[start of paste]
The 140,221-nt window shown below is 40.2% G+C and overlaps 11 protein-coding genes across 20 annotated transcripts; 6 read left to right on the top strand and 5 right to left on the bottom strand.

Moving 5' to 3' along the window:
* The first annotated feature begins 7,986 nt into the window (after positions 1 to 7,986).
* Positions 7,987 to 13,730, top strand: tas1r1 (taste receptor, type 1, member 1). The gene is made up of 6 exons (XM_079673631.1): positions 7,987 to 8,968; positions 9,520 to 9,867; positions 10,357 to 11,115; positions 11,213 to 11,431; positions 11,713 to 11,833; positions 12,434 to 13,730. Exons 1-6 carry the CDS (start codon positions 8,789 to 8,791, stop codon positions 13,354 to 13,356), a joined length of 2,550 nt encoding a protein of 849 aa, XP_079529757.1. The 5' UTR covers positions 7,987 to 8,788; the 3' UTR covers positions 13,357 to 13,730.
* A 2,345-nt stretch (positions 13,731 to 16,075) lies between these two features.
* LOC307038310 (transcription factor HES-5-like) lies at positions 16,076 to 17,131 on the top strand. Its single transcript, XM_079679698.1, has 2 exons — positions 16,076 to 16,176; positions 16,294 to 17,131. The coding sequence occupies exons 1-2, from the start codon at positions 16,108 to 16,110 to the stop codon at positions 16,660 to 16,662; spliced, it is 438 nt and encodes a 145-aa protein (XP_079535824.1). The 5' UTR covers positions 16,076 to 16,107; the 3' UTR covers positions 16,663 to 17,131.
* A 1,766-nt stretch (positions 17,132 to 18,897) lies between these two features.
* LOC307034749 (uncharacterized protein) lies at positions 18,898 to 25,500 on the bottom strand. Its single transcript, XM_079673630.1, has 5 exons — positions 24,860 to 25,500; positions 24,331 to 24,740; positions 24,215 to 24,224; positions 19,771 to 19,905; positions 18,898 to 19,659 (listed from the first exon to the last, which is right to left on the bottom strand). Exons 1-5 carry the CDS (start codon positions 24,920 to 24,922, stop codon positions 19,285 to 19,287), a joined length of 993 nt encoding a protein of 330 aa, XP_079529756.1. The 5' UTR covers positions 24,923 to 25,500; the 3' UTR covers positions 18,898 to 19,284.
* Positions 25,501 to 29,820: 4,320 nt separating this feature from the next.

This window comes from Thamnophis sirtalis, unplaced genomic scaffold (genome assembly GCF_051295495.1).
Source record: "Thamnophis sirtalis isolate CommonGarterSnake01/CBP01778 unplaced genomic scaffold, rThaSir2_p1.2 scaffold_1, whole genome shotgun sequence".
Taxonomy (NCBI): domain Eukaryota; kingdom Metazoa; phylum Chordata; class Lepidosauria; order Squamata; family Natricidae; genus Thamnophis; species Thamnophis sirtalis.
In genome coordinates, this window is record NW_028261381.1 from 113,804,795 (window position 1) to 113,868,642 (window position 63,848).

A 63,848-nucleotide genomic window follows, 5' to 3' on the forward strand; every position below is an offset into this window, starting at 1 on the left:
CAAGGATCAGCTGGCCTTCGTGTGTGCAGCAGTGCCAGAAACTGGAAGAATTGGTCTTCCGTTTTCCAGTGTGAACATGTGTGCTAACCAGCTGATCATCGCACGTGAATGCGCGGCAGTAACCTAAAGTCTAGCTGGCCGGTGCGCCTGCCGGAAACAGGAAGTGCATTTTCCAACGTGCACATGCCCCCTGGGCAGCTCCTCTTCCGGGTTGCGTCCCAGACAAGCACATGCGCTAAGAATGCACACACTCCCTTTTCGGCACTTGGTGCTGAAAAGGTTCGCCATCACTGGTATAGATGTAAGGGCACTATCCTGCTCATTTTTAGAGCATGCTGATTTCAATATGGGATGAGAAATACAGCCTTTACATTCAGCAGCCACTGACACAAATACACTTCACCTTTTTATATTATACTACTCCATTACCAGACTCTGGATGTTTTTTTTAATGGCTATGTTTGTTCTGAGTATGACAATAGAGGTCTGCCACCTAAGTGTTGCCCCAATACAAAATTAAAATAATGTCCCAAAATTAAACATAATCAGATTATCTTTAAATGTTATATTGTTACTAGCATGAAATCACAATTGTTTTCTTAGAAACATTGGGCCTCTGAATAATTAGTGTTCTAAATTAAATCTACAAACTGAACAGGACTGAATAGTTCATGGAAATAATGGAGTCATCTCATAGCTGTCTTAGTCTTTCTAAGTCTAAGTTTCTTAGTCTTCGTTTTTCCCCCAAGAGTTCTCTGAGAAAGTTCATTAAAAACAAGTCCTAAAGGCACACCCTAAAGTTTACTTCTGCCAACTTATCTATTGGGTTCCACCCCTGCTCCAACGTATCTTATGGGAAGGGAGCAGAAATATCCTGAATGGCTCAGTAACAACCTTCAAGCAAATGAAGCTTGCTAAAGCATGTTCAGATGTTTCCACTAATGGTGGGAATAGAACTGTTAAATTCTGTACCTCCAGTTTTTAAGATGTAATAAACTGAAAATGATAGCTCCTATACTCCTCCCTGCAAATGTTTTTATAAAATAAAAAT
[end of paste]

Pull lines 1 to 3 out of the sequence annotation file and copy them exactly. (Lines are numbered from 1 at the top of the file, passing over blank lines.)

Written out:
The 140,221-nt window shown below is 40.2% G+C and overlaps 11 protein-coding genes across 20 annotated transcripts; 6 read left to right on the top strand and 5 right to left on the bottom strand.

Moving 5' to 3' along the window:
* The first annotated feature begins 7,986 nt into the window (after positions 1 to 7,986).